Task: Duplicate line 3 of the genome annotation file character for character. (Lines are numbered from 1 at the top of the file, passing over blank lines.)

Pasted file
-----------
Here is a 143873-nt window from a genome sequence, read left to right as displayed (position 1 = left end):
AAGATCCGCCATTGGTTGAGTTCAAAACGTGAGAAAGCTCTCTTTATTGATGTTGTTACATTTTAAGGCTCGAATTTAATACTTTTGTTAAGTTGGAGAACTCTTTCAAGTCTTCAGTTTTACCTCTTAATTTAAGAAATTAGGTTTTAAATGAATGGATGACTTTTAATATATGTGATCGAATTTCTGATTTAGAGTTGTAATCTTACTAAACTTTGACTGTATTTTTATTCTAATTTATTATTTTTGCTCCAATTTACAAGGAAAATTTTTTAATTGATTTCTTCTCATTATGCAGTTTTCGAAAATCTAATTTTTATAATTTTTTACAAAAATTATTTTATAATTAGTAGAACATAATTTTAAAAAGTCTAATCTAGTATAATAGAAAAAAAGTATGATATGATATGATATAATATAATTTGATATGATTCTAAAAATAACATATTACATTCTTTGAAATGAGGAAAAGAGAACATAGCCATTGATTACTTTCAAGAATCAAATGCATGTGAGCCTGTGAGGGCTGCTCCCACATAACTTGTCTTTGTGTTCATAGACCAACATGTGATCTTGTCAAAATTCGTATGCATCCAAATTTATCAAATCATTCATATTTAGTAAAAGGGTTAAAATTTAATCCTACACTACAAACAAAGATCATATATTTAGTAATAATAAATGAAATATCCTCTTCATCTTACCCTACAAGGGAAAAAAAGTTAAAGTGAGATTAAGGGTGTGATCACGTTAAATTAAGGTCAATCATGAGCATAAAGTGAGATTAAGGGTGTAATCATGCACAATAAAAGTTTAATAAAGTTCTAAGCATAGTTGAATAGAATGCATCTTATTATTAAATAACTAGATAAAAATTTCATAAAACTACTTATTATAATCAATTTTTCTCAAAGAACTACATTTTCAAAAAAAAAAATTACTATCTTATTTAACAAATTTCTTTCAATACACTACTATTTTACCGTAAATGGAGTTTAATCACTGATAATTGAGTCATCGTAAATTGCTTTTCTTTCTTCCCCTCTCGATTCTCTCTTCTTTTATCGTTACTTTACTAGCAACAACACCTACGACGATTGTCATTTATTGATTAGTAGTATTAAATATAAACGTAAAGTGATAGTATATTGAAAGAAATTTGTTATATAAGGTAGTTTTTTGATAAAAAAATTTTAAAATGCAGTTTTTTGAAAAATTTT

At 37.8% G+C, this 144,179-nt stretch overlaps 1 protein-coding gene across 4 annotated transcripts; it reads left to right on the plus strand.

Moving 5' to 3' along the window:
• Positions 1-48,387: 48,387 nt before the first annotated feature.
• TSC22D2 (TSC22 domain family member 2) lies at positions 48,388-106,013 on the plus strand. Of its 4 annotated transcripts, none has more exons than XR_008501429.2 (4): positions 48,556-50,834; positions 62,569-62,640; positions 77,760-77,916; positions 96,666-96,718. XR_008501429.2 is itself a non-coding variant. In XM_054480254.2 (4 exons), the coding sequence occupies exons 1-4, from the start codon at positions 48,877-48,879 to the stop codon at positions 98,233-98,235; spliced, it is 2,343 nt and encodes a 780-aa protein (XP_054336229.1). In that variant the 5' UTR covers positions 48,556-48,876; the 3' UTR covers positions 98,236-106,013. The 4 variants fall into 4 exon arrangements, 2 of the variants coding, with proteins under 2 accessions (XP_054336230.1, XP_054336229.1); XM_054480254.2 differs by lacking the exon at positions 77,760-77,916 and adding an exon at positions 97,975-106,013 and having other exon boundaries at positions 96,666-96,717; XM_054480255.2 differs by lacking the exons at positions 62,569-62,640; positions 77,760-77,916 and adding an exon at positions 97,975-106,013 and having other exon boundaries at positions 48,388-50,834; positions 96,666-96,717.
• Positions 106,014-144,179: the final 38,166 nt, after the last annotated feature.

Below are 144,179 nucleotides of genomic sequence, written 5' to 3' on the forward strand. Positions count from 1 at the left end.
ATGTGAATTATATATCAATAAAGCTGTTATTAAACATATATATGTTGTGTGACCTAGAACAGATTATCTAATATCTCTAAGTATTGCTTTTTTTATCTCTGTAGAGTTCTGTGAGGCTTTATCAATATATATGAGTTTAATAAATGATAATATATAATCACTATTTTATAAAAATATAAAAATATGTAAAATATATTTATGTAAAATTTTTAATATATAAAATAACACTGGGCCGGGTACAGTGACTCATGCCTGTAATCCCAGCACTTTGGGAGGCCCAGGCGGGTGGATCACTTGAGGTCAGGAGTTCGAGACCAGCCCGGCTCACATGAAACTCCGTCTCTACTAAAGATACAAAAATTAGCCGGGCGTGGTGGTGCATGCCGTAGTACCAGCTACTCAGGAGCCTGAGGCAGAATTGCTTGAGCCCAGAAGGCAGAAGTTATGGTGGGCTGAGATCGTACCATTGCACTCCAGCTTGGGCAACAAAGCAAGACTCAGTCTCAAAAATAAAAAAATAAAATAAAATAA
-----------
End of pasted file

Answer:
At 37.8% G+C, this 144,179-nt stretch overlaps 1 protein-coding gene across 4 annotated transcripts; it reads left to right on the plus strand.